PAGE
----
Farewell to Arthur C. Clarke and Anthony Minghella

Earlier today, I posted a link to a thought-provoking perspective on 2001: A Space Odyssey, Stanley Kubrick’s film based on an Arthur C. Clarke story.

I have just learned that Clarke passed away today “from breathing problems.” He was 90. There aren’t many sci-fi visionaries like Clarke… and we need more.

2001: A Space Odyssey was the film that first introduced me to the idea of cinema as poetry. It is still one of my favorite movies. Seeing a restoration of the work in Seattle’s Cinerama theater a few years back was one of the most extraordinary big-screen experiences of my life.

Earlier today, I learned of the death of filmmaker Anthony Minghella. I greatly dislike the film that catapulted him to a new level of fame - The English Patient - but I admired The Talented Mr. Ripley very much, and liked Cold Mountain more than most critics I know. In interviews he seemed an engaging fellow with a lot of insight into artmaking. I haven’t seen his latest, Breaking and Entering, but as a big fan of Juliette Binoche I am duty-bound to see it eventually. I would have liked to see many more films from this talented, unpredictable artist.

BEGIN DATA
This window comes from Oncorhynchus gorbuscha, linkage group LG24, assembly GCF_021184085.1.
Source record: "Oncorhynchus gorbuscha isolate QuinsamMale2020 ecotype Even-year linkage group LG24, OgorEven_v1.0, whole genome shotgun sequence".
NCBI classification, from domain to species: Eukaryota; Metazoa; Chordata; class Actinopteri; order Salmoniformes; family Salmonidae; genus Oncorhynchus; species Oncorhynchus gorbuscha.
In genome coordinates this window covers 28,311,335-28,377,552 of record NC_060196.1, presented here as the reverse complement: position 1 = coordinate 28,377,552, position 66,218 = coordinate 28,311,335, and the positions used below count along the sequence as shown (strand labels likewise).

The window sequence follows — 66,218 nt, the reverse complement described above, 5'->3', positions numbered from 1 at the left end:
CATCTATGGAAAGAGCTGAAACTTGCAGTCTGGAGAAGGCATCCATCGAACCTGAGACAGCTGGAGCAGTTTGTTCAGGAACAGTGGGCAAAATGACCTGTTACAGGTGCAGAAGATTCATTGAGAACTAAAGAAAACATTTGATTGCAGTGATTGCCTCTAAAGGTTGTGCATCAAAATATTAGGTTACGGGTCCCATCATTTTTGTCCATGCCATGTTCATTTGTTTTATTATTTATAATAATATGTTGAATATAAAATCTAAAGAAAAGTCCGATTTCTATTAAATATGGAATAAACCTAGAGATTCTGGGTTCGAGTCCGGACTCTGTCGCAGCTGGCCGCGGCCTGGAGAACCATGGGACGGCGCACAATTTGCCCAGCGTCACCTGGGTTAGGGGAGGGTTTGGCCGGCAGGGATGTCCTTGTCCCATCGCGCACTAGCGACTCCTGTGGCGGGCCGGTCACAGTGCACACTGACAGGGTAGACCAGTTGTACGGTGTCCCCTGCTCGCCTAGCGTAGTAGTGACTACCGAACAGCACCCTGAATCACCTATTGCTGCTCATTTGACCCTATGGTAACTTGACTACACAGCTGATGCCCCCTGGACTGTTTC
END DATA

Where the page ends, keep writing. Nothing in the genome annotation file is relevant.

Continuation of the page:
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About Jeffrey Overstreet

Jeffrey Overstreet is the author of a “memoir of dangerous moviegoing” called Through a Screen Darkly, and a four-volume series of fantasy novels called The Auralia Thread, which includes Auralia’s Colors, Cyndere’s Midnight, Raven’s Ladder, and The Ale Boy’s Feast. Jeffrey is a contributing editor for Seattle Pacific University’s Response magazine, and he writes about art, faith, and culture for Image, Filmwell, and his own website, LookingCloser.org. His work has also appeared in Paste, Relevant, Books and Culture, and Christianity Today (where he was a film columnist and critic for almost a decade). He lives in Shoreline, Washington. Visit him on Facebook at facebook.com/jeffreyoverstreethq.

  • http://frightfullypleased.blogspot.com Stephen

    I love The English Patient, although I’ve run into other people whose movie taste I usually share that strongly dislike it. I agree with you though on Mr. Ripley. I think it is his best film.

    Breaking and Entering has it’s flaws, but is well worth seeing…for the fine performance of Ms. Binoche, yes, but also for the film’s insightful exploration of issues of class, race and the immigrant experience.


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